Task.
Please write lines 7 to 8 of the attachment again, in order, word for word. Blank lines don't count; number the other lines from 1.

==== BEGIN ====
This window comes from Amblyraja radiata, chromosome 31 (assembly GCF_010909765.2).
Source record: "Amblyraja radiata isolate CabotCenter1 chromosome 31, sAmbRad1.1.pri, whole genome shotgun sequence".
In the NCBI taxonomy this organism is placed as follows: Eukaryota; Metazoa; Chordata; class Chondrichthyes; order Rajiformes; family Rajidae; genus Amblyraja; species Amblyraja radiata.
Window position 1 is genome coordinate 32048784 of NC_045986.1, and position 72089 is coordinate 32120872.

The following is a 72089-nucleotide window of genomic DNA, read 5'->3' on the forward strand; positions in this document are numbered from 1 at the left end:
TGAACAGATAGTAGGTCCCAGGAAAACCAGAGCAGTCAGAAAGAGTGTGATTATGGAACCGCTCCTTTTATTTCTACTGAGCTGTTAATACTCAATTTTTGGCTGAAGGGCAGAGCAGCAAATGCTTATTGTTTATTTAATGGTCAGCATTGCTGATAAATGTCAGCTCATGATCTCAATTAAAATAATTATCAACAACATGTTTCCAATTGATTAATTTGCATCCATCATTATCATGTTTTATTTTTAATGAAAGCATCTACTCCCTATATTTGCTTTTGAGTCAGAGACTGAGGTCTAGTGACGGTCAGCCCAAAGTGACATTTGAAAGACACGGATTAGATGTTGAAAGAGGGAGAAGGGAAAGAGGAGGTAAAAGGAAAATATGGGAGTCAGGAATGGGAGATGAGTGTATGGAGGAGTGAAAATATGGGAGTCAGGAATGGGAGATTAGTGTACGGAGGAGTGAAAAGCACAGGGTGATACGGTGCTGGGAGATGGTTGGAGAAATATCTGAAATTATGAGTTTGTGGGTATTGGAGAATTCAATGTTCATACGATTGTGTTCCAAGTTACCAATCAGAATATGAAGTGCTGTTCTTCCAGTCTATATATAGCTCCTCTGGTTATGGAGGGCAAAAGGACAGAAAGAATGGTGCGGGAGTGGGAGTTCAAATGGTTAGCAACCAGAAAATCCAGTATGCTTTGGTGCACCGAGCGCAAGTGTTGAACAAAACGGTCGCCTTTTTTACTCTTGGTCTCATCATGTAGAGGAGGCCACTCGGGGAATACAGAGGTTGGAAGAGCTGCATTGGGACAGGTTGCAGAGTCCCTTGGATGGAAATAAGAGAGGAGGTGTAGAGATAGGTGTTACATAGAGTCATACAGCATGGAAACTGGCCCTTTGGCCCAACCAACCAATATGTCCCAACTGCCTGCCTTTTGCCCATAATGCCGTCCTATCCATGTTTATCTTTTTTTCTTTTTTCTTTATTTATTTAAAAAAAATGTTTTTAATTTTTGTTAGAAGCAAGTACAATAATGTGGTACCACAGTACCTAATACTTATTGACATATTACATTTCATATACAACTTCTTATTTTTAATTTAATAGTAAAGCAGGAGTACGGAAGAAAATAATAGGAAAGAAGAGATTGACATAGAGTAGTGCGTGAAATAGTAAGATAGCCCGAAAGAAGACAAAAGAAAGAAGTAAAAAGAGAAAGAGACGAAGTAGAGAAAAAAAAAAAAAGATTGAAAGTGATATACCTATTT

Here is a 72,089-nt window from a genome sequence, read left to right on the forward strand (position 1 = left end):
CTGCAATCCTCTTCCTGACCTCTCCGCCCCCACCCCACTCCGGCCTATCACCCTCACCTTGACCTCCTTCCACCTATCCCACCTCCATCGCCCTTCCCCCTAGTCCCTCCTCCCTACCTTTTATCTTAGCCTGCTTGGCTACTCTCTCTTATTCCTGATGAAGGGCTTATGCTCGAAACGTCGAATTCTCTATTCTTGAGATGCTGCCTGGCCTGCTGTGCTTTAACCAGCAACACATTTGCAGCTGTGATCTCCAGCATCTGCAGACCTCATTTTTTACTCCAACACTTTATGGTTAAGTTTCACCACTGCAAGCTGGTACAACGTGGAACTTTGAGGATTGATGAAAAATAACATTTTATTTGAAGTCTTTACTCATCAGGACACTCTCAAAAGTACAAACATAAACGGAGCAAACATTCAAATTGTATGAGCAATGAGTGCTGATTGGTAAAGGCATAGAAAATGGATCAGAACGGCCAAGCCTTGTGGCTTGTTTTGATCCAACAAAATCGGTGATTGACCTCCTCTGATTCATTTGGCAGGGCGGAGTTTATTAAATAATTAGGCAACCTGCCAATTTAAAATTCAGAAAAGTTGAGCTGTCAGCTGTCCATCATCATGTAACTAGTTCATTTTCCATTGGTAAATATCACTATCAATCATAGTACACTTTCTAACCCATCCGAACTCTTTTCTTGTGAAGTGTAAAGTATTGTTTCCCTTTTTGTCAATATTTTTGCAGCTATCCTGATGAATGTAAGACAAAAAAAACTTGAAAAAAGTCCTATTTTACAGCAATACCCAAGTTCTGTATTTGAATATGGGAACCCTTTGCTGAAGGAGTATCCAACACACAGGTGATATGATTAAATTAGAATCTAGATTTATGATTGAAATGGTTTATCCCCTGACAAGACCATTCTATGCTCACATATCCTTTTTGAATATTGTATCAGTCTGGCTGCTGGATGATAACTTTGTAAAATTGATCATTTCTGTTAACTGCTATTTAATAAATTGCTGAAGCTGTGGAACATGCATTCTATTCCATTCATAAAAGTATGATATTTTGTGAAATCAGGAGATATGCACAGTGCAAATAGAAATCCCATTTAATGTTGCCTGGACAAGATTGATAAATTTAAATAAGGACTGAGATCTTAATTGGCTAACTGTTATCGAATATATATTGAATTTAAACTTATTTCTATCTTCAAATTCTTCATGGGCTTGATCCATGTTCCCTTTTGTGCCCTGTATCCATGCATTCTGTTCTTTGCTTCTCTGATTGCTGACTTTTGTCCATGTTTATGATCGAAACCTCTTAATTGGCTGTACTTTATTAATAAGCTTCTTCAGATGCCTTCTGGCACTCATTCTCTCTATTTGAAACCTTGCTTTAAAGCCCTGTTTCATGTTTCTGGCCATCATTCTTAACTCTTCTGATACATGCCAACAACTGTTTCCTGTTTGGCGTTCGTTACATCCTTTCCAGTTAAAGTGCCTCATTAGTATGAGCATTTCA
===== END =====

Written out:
Here is a 72,089-nt window from a genome sequence, read left to right on the forward strand (position 1 = left end):
CTGCAATCCTCTTCCTGACCTCTCCGCCCCCACCCCACTCCGGCCTATCACCCTCACCTTGACCTCCTTCCACCTATCCCACCTCCATCGCCCTTCCCCCTAGTCCCTCCTCCCTACCTTTTATCTTAGCCTGCTTGGCTACTCTCTCTTATTCCTGATGAAGGGCTTATGCTCGAAACGTCGAATTCTCTATTCTTGAGATGCTGCCTGGCCTGCTGTGCTTTAACCAGCAACACATTTGCAGCTGTGATCTCCAGCATCTGCAGACCTCATTTTTTACTCCAACACTTTATGGTTAAGTTTCACCACTGCAAGCTGGTACAACGTGGAACTTTGAGGATTGATGAAAAATAACATTTTATTTGAAGTCTTTACTCATCAGGACACTCTCAAAAGTACAAACATAAACGGAGCAAACATTCAAATTGTATGAGCAATGAGTGCTGATTGGTAAAGGCATAGAAAATGGATCAGAACGGCCAAGCCTTGTGGCTTGTTTTGATCCAACAAAATCGGTGATTGACCTCCTCTGATTCATTTGGCAGGGCGGAGTTTATTAAATAATTAGGCAACCTGCCAATTTAAAATTCAGAAAAGTTGAGCTGTCAGCTGTCCATCATCATGTAACTAGTTCATTTTCCATTGGTAAATATCACTATCAATCATAGTACACTTTCTAACCCATCCGAACTCTTTTCTTGTGAAGTGTAAAGTATTGTTTCCCTTTTTGTCAATATTTTTGCAGCTATCCTGATGAATGTAAGACAAAAAAAACTTGAAAAAAGTCCTATTTTACAGCAATACCCAAGTTCTGTATTTGAATATGGGAACCCTTTGCTGAAGGAGTATCCAACACACAGGTGATATGATTAAATTAGAATCTAGATTTATGATTGAAATGGTTTATCCCCTGACAAGACCATTCTATGCTCACATATCCTTTTTGAATATTGTATCAGTCTGGCTGCTGGATGATAACTTTGTAAAATTGATCATTTCTGTTAACTGCTATTTAATAAATTGCTGAAGCTGTGGAACATGCATTCTATTCCATTCATAAAAGTATGATATTTTGTGAAATCAGGAGATATGCACAGTGCAAATAGAAATCCCATTTAATGTTGCCTGGACAAGATTGATAAATTTAAATAAGGACTGAGATCTTAATTGGCTAACTGTTATCGAATATATATTGAATTTAAACTTATTTCTATCTTCAAATTCTTCATGGGCTTGATCCATGTTCCCTTTTGTGCCCTGTATCCATGCATTCTGTTCTTTGCTTCTCTGATTGCTGACTTTTGTCCATGTTTATGATCGAAACCTCTTAATTGGCTGTACTTTATTAATAAGCTTCTTCAGATGCCTTCTGGCACTCATTCTCTCTATTTGAAACCTTGCTTTAAAGCCCTGTTTCATGTTTCTGGCCATCATTCTTAACTCTTCTGATACATGCCAACAACTGTTTCCTGTTTGGCGTTCGTTACATCCTTTCCAGTTAAAGTGCCTCATTAGTATGAGCATTTCA